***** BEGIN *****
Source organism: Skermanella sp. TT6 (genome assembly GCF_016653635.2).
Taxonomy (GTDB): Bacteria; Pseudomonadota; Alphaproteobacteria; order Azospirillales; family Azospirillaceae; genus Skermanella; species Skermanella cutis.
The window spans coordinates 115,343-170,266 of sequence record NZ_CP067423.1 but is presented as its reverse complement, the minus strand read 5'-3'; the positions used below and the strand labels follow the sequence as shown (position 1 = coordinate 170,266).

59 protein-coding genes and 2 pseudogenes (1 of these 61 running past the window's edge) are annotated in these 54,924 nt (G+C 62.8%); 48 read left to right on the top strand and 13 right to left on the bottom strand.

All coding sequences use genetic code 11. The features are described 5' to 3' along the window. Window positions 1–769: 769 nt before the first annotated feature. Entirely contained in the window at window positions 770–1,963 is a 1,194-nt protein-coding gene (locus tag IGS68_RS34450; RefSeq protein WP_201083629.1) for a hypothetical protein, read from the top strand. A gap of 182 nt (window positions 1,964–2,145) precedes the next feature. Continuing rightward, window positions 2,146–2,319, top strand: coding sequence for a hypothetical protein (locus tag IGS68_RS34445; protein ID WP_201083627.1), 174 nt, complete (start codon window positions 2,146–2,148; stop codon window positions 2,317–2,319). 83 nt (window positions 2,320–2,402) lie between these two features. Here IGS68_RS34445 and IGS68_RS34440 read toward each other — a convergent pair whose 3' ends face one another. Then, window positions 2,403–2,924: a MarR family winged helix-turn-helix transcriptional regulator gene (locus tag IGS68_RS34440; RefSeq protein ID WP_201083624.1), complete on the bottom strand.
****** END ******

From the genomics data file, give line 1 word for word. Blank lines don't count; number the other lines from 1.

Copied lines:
Source organism: Skermanella sp. TT6 (genome assembly GCF_016653635.2).